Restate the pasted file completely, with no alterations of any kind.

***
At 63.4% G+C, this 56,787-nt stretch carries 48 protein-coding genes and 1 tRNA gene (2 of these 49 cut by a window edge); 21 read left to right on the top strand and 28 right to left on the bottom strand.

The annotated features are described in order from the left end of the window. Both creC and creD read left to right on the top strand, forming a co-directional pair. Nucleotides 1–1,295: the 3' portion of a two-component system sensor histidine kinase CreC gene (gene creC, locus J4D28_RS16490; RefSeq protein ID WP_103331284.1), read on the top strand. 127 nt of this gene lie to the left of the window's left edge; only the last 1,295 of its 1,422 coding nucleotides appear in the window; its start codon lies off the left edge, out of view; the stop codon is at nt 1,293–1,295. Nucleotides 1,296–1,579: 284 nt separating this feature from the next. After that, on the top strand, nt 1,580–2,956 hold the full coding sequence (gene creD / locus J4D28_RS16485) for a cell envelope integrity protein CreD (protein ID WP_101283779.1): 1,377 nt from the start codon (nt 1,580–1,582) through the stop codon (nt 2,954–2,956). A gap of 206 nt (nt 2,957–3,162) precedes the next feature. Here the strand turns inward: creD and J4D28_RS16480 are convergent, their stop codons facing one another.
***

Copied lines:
At 63.4% G+C, this 56,787-nt stretch carries 48 protein-coding genes and 1 tRNA gene (2 of these 49 cut by a window edge); 21 read left to right on the top strand and 28 right to left on the bottom strand.

The annotated features are described in order from the left end of the window. Both creC and creD read left to right on the top strand, forming a co-directional pair. Nucleotides 1–1,295: the 3' portion of a two-component system sensor histidine kinase CreC gene (gene creC, locus J4D28_RS16490; RefSeq protein ID WP_103331284.1), read on the top strand. 127 nt of this gene lie to the left of the window's left edge; only the last 1,295 of its 1,422 coding nucleotides appear in the window; its start codon lies off the left edge, out of view; the stop codon is at nt 1,293–1,295. Nucleotides 1,296–1,579: 284 nt separating this feature from the next. After that, on the top strand, nt 1,580–2,956 hold the full coding sequence (gene creD / locus J4D28_RS16485) for a cell envelope integrity protein CreD (protein ID WP_101283779.1): 1,377 nt from the start codon (nt 1,580–1,582) through the stop codon (nt 2,954–2,956). A gap of 206 nt (nt 2,957–3,162) precedes the next feature. Here the strand turns inward: creD and J4D28_RS16480 are convergent, their stop codons facing one another.